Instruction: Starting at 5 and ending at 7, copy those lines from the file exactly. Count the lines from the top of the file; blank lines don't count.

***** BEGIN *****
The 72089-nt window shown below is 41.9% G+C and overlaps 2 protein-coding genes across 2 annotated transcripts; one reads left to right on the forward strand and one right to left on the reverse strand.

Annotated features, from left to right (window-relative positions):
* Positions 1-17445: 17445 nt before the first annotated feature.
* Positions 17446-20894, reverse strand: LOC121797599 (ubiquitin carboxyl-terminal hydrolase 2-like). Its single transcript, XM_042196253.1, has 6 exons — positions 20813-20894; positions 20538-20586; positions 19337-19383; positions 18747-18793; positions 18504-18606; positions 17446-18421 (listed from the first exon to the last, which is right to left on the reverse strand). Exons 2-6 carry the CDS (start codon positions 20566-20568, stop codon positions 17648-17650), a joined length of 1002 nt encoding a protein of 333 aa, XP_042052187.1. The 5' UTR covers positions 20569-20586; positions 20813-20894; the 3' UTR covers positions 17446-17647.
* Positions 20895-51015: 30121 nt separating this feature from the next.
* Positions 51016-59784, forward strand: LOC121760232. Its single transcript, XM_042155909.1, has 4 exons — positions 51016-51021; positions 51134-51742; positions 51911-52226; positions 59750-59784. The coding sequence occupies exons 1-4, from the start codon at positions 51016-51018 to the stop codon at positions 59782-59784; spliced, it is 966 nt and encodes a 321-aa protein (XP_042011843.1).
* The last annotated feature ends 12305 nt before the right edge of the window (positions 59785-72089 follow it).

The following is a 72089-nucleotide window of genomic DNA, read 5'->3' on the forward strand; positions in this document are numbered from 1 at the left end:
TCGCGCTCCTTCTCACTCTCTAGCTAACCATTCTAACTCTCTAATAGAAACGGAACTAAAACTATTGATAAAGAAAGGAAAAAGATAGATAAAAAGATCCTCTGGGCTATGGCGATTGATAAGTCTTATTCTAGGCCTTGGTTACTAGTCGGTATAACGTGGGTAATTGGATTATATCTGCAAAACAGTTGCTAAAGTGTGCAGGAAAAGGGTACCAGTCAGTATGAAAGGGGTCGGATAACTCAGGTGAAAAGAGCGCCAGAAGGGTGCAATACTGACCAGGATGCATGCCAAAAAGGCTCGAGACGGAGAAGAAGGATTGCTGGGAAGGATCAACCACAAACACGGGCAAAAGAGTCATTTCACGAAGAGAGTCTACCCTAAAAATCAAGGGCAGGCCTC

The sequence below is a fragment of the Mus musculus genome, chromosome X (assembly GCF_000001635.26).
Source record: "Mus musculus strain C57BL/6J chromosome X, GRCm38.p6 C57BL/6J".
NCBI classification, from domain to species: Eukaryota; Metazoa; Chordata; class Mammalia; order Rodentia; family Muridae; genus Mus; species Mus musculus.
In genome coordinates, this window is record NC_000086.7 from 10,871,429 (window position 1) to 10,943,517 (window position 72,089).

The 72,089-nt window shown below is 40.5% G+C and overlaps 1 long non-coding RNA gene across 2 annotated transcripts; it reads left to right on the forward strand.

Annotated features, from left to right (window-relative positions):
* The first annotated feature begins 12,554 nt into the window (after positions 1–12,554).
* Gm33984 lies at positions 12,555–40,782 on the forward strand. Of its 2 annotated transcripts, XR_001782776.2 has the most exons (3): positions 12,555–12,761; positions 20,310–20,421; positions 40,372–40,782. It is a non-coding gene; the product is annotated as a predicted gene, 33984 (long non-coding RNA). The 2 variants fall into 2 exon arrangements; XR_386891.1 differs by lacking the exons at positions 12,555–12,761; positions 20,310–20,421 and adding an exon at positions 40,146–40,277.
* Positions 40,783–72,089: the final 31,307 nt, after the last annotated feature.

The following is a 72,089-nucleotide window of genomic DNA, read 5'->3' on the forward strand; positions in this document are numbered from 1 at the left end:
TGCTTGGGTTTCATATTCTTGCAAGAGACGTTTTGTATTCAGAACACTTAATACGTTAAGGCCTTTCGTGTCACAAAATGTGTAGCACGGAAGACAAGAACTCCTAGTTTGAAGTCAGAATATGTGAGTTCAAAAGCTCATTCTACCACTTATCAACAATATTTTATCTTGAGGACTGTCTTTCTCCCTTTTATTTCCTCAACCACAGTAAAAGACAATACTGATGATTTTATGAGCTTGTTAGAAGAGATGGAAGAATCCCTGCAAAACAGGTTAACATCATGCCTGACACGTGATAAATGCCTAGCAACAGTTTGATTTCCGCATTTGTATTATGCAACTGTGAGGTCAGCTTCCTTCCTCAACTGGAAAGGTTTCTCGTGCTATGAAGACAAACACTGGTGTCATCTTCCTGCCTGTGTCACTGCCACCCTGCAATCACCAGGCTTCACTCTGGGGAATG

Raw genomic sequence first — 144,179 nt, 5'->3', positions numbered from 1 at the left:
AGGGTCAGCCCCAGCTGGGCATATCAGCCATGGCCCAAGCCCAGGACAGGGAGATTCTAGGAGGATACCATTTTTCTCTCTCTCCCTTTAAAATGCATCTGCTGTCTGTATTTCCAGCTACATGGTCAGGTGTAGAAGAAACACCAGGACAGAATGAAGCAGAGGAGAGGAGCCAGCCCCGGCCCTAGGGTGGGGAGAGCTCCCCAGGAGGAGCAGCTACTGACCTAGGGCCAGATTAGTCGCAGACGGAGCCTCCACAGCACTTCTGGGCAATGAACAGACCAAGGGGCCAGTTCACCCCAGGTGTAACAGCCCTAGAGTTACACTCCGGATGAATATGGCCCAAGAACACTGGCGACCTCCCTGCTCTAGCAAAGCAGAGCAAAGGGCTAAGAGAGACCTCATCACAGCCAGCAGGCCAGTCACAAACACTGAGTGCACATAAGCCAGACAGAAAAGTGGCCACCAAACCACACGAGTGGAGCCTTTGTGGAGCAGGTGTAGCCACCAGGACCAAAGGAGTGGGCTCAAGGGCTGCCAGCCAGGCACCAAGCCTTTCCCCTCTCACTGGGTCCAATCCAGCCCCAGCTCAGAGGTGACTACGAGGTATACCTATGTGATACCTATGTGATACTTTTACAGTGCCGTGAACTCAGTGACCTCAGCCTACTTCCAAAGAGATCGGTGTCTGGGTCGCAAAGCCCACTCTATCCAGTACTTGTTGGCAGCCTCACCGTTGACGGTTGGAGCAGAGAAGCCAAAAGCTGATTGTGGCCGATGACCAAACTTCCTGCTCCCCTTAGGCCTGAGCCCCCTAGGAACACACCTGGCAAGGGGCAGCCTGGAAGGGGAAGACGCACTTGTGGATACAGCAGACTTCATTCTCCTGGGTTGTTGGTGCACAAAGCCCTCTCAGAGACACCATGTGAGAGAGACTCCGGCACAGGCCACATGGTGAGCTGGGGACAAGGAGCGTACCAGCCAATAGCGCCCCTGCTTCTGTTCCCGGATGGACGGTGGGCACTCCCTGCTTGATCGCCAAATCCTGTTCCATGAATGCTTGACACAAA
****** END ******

* Positions 20895-51015: 30121 nt separating this feature from the next.
* Positions 51016-59784, forward strand: LOC121760232. Its single transcript, XM_042155909.1, has 4 exons — positions 51016-51021; positions 51134-51742; positions 51911-52226; positions 59750-59784. The coding sequence occupies exons 1-4, from the start codon at positions 51016-51018 to the stop codon at positions 59782-59784; spliced, it is 966 nt and encodes a 321-aa protein (XP_042011843.1).
* The last annotated feature ends 12305 nt before the right edge of the window (positions 59785-72089 follow it).